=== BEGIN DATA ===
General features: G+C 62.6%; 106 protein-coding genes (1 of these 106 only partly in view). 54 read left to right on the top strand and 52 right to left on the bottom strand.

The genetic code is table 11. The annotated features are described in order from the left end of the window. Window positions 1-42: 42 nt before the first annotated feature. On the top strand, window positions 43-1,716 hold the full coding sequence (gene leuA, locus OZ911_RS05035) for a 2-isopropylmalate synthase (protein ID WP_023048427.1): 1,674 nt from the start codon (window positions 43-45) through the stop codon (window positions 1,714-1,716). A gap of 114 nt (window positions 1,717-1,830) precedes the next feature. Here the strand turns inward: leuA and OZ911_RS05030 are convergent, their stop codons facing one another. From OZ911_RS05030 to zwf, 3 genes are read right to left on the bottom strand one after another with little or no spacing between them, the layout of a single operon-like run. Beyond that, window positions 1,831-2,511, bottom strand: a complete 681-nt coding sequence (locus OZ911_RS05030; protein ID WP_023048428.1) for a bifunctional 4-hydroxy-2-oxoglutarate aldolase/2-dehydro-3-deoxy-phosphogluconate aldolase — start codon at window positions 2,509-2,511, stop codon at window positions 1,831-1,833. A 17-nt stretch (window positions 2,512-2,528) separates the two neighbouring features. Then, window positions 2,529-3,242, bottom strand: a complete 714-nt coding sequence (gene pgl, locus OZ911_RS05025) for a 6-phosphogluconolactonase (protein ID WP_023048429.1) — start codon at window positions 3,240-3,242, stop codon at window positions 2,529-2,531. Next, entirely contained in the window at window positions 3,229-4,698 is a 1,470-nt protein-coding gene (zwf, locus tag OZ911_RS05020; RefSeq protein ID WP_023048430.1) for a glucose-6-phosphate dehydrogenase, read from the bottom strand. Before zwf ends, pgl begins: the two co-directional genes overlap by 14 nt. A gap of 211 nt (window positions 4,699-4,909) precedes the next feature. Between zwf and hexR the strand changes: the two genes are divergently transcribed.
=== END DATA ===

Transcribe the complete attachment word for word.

General features: G+C 62.6%; 106 protein-coding genes (1 of these 106 only partly in view). 54 read left to right on the top strand and 52 right to left on the bottom strand.

The genetic code is table 11. The annotated features are described in order from the left end of the window. Window positions 1-42: 42 nt before the first annotated feature. On the top strand, window positions 43-1,716 hold the full coding sequence (gene leuA, locus OZ911_RS05035) for a 2-isopropylmalate synthase (protein ID WP_023048427.1): 1,674 nt from the start codon (window positions 43-45) through the stop codon (window positions 1,714-1,716). A gap of 114 nt (window positions 1,717-1,830) precedes the next feature. Here the strand turns inward: leuA and OZ911_RS05030 are convergent, their stop codons facing one another. From OZ911_RS05030 to zwf, 3 genes are read right to left on the bottom strand one after another with little or no spacing between them, the layout of a single operon-like run. Beyond that, window positions 1,831-2,511, bottom strand: a complete 681-nt coding sequence (locus OZ911_RS05030; protein ID WP_023048428.1) for a bifunctional 4-hydroxy-2-oxoglutarate aldolase/2-dehydro-3-deoxy-phosphogluconate aldolase — start codon at window positions 2,509-2,511, stop codon at window positions 1,831-1,833. A 17-nt stretch (window positions 2,512-2,528) separates the two neighbouring features. Then, window positions 2,529-3,242, bottom strand: a complete 714-nt coding sequence (gene pgl, locus OZ911_RS05025) for a 6-phosphogluconolactonase (protein ID WP_023048429.1) — start codon at window positions 3,240-3,242, stop codon at window positions 2,529-2,531. Next, entirely contained in the window at window positions 3,229-4,698 is a 1,470-nt protein-coding gene (zwf, locus tag OZ911_RS05020; RefSeq protein ID WP_023048430.1) for a glucose-6-phosphate dehydrogenase, read from the bottom strand. Before zwf ends, pgl begins: the two co-directional genes overlap by 14 nt. A gap of 211 nt (window positions 4,699-4,909) precedes the next feature. Between zwf and hexR the strand changes: the two genes are divergently transcribed.